In December, 1958, La Concha Resort opened to rave reviews, and was hailed as a shining moment in the Tropical Modernism movement’s heyday in Puerto Rico.
The structure is considered a crowning achievement of local architects Osvaldo Toro and Miguel Ferrer, designers of the Tel Aviv Hilton and the Puerto Rico Supreme Court building, among others.
Perla, the signature seashell-shaped floating restaurant designed by internationally-renowned architect Mario Salvatori, was termed “a marvel of engineering and architecture” and “one of the high-water marks of Puerto Rico’s national architecture.”
La Concha Resort incorporates tropical climate features such as cross-ventilation, natural illumination, open lobbies and seamless transitions between inside and outside spaces, with details relevant to Island traditions: an interior patio, visual allusions to traditional galleries with blinds, a mirador encompassing both the sea and the city and the use of water throughout as a leitmotif.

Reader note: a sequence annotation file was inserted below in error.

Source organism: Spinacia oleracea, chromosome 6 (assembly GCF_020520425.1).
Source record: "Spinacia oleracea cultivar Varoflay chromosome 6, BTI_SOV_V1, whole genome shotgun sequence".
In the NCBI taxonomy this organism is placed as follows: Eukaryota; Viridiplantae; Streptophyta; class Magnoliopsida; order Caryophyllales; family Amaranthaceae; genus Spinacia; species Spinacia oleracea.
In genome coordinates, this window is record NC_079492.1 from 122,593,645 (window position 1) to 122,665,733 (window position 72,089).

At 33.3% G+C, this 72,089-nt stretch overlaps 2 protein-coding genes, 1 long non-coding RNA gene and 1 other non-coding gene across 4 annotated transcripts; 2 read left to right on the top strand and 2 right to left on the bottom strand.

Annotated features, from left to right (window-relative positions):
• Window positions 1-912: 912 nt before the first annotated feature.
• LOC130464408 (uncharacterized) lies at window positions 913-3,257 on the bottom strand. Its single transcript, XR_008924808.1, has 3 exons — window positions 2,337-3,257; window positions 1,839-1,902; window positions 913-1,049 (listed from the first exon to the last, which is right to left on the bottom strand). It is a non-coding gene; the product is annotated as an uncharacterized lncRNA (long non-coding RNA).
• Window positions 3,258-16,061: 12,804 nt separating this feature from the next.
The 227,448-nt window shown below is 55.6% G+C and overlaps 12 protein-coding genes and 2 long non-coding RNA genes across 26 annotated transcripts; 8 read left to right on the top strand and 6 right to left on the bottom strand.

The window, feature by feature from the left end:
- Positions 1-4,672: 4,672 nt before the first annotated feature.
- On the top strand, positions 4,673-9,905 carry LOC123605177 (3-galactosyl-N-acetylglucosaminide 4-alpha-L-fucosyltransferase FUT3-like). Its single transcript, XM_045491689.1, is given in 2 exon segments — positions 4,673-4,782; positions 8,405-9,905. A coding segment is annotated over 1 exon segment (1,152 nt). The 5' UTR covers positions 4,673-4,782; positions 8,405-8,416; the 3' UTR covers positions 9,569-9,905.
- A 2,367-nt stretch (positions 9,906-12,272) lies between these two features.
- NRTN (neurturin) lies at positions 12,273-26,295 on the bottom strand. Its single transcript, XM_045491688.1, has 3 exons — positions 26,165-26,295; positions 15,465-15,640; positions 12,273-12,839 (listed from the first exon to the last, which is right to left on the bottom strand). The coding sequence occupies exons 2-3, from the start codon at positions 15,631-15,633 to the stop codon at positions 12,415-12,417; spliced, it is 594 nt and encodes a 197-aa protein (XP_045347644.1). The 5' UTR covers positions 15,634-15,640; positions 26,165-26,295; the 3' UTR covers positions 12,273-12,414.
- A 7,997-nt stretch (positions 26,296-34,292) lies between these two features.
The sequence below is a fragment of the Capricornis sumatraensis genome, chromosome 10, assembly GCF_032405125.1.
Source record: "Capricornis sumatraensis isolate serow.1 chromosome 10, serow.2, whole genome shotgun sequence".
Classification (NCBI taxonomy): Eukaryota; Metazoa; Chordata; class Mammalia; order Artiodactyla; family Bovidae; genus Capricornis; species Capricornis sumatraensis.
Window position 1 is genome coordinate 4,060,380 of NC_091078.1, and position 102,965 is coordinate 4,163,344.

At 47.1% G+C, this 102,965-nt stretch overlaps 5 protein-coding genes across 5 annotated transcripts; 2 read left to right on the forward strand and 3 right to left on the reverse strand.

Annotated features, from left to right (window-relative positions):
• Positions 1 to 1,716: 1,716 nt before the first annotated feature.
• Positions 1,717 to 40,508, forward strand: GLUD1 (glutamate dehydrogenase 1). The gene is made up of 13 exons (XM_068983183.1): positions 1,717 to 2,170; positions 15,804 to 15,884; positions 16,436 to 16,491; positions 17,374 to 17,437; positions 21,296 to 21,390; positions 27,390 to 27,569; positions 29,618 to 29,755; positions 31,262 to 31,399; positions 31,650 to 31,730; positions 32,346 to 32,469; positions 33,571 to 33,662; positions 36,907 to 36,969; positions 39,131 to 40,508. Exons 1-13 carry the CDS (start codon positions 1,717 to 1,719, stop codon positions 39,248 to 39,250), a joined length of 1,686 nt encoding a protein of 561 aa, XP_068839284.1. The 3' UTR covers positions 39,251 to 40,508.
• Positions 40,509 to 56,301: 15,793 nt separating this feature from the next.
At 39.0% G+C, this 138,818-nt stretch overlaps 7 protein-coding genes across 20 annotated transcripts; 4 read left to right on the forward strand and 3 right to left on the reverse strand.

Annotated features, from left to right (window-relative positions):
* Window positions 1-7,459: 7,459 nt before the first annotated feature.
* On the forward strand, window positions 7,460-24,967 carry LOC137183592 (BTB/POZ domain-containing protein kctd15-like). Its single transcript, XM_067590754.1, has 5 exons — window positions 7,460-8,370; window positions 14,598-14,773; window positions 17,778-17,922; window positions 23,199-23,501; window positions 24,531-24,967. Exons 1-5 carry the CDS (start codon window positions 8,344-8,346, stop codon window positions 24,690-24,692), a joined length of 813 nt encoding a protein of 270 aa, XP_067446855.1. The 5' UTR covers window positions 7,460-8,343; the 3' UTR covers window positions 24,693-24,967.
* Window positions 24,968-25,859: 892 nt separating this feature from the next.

The protective concrete element in the façade, called brise-soleil in French or “quiebrasol” in Spanish, is an architectural element used by famed architect Le Corbusier.
The purpose of the “quiebrasol” is to filter the sun’s rays towards the interior corridors.
Like lace, it creates shadows and silhouettes that precisely match the corridor floor patterns – just another testament to the creative brilliance that designed this property.